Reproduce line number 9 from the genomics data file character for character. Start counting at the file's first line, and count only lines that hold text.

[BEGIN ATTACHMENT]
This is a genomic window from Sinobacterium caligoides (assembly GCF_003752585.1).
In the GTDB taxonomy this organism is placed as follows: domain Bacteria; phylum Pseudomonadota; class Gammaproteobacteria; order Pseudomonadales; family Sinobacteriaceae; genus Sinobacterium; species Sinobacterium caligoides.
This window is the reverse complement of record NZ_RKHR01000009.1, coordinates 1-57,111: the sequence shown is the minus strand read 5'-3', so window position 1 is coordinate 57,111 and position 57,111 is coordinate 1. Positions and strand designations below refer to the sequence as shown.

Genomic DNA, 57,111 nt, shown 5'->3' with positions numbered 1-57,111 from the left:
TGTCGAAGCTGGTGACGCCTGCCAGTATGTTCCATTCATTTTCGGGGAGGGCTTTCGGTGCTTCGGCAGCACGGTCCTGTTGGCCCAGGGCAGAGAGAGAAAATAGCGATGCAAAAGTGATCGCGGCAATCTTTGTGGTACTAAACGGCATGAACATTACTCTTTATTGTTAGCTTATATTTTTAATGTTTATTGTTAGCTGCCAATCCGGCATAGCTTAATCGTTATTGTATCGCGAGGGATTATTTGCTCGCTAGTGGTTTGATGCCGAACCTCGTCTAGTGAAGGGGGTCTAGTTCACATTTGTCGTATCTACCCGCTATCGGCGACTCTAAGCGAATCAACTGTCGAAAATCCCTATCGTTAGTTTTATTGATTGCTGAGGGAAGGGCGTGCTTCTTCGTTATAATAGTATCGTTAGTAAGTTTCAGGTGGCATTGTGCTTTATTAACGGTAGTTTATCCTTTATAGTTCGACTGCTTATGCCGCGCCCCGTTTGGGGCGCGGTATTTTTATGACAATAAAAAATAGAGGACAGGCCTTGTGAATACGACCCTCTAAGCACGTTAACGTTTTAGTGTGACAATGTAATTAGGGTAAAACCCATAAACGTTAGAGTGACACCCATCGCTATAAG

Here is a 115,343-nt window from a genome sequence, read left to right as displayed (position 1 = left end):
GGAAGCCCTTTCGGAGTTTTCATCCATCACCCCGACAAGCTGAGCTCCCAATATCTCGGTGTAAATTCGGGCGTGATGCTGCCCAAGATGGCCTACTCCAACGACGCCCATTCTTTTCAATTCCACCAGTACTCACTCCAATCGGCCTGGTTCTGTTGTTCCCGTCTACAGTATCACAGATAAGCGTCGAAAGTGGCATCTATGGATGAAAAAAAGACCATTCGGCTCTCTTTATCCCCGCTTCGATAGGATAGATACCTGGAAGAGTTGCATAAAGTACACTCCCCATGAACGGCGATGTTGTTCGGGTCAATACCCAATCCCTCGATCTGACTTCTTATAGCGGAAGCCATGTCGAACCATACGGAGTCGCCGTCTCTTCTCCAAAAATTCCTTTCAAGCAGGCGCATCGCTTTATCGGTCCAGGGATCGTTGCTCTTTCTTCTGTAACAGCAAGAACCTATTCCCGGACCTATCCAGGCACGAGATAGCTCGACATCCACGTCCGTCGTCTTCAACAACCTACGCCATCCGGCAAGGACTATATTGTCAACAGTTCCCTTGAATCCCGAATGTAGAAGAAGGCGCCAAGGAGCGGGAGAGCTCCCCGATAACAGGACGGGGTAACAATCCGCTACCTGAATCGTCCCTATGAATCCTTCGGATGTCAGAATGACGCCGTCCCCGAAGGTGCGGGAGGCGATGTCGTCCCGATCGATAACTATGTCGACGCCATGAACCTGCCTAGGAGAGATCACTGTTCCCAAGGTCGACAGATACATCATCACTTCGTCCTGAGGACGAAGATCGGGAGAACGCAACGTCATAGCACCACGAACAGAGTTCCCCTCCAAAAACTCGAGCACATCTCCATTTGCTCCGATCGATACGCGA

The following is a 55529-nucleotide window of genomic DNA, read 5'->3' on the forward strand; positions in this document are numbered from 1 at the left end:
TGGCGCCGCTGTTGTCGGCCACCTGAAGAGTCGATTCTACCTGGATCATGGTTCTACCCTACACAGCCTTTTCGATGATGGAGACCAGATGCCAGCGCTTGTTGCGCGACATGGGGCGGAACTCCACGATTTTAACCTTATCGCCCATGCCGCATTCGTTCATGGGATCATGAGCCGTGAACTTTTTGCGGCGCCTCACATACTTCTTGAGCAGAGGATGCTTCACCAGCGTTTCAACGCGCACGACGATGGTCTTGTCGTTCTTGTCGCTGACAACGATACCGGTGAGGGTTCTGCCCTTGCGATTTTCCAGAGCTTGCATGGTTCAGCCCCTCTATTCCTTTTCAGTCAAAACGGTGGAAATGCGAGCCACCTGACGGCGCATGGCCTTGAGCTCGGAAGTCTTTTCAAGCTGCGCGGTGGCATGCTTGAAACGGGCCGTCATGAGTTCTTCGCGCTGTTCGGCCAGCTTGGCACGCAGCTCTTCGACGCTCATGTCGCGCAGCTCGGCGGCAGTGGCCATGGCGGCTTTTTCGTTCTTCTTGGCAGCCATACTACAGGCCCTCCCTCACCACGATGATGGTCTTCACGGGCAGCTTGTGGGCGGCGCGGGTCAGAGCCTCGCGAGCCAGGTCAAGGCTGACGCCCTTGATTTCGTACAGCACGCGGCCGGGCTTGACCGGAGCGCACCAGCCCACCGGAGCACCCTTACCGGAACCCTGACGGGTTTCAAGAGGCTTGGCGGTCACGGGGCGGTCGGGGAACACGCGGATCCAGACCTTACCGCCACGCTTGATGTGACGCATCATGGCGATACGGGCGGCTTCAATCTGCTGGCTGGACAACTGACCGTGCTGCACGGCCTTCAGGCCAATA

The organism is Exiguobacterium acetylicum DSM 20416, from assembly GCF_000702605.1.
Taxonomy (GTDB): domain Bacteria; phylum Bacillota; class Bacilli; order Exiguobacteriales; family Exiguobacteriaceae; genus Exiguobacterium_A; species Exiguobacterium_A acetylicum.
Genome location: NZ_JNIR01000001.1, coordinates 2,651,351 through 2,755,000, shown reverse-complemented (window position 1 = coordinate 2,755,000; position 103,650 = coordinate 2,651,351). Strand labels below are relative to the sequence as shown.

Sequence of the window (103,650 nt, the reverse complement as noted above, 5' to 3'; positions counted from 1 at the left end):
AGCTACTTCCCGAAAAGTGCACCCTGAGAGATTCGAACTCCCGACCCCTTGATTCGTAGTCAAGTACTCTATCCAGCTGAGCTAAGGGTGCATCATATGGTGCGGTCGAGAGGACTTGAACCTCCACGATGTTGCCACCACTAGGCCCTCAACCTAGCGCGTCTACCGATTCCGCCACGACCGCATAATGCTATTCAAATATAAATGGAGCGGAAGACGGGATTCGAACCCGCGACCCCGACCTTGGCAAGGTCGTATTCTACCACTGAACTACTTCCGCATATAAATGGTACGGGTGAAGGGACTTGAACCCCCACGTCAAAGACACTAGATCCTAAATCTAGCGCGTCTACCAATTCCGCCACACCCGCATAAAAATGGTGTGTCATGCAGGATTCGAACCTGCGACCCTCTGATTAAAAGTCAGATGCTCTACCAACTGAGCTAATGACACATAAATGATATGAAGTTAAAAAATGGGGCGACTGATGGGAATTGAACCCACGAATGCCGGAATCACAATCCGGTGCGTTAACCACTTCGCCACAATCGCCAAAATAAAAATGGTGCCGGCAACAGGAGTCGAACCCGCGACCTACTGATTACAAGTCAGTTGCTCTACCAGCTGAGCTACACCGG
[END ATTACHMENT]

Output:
TGGCGCCGCTGTTGTCGGCCACCTGAAGAGTCGATTCTACCTGGATCATGGTTCTACCCTACACAGCCTTTTCGATGATGGAGACCAGATGCCAGCGCTTGTTGCGCGACATGGGGCGGAACTCCACGATTTTAACCTTATCGCCCATGCCGCATTCGTTCATGGGATCATGAGCCGTGAACTTTTTGCGGCGCCTCACATACTTCTTGAGCAGAGGATGCTTCACCAGCGTTTCAACGCGCACGACGATGGTCTTGTCGTTCTTGTCGCTGACAACGATACCGGTGAGGGTTCTGCCCTTGCGATTTTCCAGAGCTTGCATGGTTCAGCCCCTCTATTCCTTTTCAGTCAAAACGGTGGAAATGCGAGCCACCTGACGGCGCATGGCCTTGAGCTCGGAAGTCTTTTCAAGCTGCGCGGTGGCATGCTTGAAACGGGCCGTCATGAGTTCTTCGCGCTGTTCGGCCAGCTTGGCACGCAGCTCTTCGACGCTCATGTCGCGCAGCTCGGCGGCAGTGGCCATGGCGGCTTTTTCGTTCTTCTTGGCAGCCATACTACAGGCCCTCCCTCACCACGATGATGGTCTTCACGGGCAGCTTGTGGGCGGCGCGGGTCAGAGCCTCGCGAGCCAGGTCAAGGCTGACGCCCTTGATTTCGTACAGCACGCGGCCGGGCTTGACCGGAGCGCACCAGCCCACCGGAGCACCCTTACCGGAACCCTGACGGGTTTCAAGAGGCTTGGCGGTCACGGGGCGGTCGGGGAACACGCGGATCCAGACCTTACCGCCACGCTTGATGTGACGCATCATGGCGATACGGGCGGCTTCAATCTGCTGGCTGGACAACTGACCGTGCTGCACGGCCTTCAGGCCAATA